FORT MYERS, Fla. — A.J. Pierzynski. The Most Hated Player In Baseball.
I couldn’t wait to talk to this guy.
The new Red Sox catcher fills up a room. He has the résumé and the reputation.
Pierzynski has been in the big leagues since 1998 and played with the Twins, Giants, White Sox, and Rangers before signing with the Red Sox. His grandfather played on the Bridgehampton White Eagles with Carl Yastrzemski’s dad. A.J. played on an Orlando high school team with Johnny Damon and teamed with David Ortiz and Doug Mientkiewicz as a minor leaguer with the Twins in the mid 1990s.
He hit a couple of homers off the Red Sox when the White Sox swept Boston in the 2005 American League Division Series. He loves professional wrestling and has been a member of Fox’ postseason baseball broadcast team for four years.
And now, at the age of 37, he is here to replace Jarrod Saltalamacchia as the Red Sox’ everyday catcher.
According to a 2012 Men’s Journal poll, Pierzynski is the Most Hated Player in Baseball.
“I just laugh at it,’’ he said. “I think it’s cool. I’ve won it a bunch of years in a row. They just change the title around. They change a couple of words.’’
True. In various other polls, Pierzynski has been cited as “Player You Would Most Like To See Beaned” and “Meanest Player’’ in baseball.
“I think I’ve won it before so it’s just an easy answer,’’ he added. “But I think A-Rod took over for me this year.’’
Is there a trophy that comes with the coveted “most hated” distinction — something that gets passed along from year to year like the Stanley Cup?
“No,’’ said Pierzynski. “You just get awkward questions by media people every day.’’
Pierzynski is a wise guy. He’s the consummate provocateur. Sports Illustrated’s Tom Verducci described him as “a professional irritant.’’ He can be hard-headed with teammates, and grating on opponents. He runs over the pitching mound after making outs. He sometimes steps on the hitter’s bats.
He has been known to show up opponents. He has been in a couple of fights (notably a brawl with Cubs catcher Michael Barrett after a collision in 2006) and he got into it with Justin Morneau when Morneau thought Pierzynski intentionally stepped on his foot. Angels fans still hate Pierzynski for his trickery when he struck out in the 2005 ALCS but fooled everyone by running to first base as the Angels ran off the field, claiming the catcher didn’t catch the third strike.
“Wait till you hear them greet me in Anaheim,’’ he said.
Pierzynski represents a slight departure from the Red Sox acquisition model of 2012-13. After a winter in which general manager Ben Cherington emphasized the signing of “character guys,’’ the Sox now have a legitimate baseball “character,’’ a guy out of “Bull Durham.”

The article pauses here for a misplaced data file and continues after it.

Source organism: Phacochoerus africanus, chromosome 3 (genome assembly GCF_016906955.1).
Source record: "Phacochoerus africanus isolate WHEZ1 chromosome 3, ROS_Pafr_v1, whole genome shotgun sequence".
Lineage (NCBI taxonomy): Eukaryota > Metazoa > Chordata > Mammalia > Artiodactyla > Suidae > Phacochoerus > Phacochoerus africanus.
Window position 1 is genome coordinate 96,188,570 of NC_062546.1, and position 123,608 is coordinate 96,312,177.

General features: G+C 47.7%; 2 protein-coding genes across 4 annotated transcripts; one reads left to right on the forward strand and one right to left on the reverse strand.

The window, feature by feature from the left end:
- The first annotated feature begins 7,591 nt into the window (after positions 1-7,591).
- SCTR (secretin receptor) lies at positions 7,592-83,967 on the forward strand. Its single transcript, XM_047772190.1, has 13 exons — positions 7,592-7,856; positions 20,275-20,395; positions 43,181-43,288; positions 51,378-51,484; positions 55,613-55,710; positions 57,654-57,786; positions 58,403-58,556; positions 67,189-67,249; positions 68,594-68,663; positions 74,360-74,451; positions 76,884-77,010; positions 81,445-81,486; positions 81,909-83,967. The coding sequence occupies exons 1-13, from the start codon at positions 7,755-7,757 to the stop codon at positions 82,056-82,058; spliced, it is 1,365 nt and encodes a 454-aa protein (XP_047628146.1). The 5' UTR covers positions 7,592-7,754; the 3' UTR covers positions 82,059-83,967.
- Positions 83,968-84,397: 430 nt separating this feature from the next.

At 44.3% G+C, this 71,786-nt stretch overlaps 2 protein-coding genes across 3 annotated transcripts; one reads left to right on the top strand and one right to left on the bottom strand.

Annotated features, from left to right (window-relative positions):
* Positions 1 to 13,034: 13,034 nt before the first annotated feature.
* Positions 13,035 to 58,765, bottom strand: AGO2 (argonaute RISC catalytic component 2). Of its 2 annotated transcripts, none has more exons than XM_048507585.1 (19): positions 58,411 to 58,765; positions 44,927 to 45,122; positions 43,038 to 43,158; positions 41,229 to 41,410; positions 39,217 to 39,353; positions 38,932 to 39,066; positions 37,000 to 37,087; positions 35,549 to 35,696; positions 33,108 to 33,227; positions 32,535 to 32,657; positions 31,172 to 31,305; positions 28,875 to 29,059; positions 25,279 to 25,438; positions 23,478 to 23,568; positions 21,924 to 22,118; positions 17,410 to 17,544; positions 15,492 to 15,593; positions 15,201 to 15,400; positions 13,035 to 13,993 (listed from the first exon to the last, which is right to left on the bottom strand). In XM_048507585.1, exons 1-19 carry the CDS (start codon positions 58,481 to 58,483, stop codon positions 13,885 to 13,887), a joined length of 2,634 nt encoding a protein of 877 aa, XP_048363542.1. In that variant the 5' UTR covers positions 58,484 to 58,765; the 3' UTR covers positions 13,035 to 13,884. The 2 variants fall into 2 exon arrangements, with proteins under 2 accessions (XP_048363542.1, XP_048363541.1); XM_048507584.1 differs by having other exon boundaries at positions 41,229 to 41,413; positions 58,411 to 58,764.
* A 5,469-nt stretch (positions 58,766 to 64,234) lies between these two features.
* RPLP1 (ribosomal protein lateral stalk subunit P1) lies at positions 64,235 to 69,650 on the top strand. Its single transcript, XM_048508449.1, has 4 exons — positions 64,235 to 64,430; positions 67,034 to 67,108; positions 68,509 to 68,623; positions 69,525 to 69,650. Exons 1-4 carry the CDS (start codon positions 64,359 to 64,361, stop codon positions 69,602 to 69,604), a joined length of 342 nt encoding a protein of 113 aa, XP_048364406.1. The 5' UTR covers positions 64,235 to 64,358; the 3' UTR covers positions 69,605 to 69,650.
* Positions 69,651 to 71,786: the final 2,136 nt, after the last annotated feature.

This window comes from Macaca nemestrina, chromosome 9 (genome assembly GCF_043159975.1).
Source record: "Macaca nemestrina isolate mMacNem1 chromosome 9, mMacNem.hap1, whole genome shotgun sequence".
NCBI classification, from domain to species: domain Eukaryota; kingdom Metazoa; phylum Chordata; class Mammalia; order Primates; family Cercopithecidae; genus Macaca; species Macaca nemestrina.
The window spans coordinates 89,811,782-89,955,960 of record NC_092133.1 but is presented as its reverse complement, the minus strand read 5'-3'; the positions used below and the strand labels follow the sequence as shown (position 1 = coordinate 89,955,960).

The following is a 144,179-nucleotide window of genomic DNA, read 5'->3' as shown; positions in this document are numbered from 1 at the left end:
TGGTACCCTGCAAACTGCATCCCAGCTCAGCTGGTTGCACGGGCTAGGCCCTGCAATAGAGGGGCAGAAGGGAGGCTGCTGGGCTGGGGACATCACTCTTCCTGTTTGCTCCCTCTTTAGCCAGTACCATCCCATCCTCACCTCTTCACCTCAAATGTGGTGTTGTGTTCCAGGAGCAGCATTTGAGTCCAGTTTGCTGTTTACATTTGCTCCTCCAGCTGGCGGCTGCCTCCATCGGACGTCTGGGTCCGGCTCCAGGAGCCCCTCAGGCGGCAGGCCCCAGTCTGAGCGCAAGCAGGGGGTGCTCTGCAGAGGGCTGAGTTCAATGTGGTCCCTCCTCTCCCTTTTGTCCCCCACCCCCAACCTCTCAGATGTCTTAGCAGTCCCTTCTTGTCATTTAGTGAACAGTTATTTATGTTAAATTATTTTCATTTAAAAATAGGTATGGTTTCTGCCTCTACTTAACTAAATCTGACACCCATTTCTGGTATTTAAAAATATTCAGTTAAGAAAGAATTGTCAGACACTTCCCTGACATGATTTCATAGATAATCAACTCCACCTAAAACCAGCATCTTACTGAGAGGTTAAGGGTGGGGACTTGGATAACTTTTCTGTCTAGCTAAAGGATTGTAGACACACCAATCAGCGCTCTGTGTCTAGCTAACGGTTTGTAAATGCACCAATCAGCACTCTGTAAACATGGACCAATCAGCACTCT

Remember when Danny Ainge was an NBA guard? You loved him if he was on your team. You hated him if he played for the other team. Pierzynski might be a little like Ainge.
“When I play for those three hours, it’s about playing, it ain’t about being friends,’’ said Pierzynski. “Your best friend in the world can be out there pitching, I’m trying to get a hit off him. It’s about getting a hit or trying to win.
“After, we can go out and get a beer or dinner. But for those three hours, it’s about trying to beat that guy’s ass and go to the next day.’’
Pierzynski folklore includes a spring training tale from Arizona when he was with the Giants in 2004. As the story goes, Pierzynski was accidentally struck in his private parts, and when Giants trainer Stan Conte came out to ask him how he felt, Pierzynski responded by kneeing the trainer in the groin.
“That’s not true,’’ said Pierzynski. “That’s one of those urban legends. I never actually kicked him, and if you ask him, he’ll tell you that.
“I’ve actually seen him since and he’s said, ‘I don’t know how that came about because I didn’t tell anybody and you didn’t do it,’ so that’s OK. Whatever. More, when I write a book one day, I’ll have a lot of good stories.’’
It’ll be fun watching him when Sox starters shake him off. Pierzynski is famously hard-headed, and his battles with the similarly wired Jake Peavy were epic when the two played together in Chicago.
“You have to do what the pitcher says,’’ said Pierzynski. “Ultimately, it’s their game and their ball. But you have to have a little bit of hard-headedness in you, if you believe in something. Peavy and I always got into it, but that’s just him.’’
Any hard feelings from his days playing against the Sox?
“I’m sure Lackey’s hit me a couple of times on purpose,’’ he said, as John Lackey passed by, chuckling, in the JetBlue clubhouse. “But I’ve never really had a bad run-in with the Red Sox. We never played them a whole lot. Usually that stuff gets in the division more because you see them so much.’’
Wow. The Red Sox-Yankees games just got better. The Red Sox now have the Most Hated Player in Baseball.Dan Shaughnessy is a Globe columnist. He can be reached at firstname.lastname@example.org. Follow him on Twitter @dan_shaughnessy.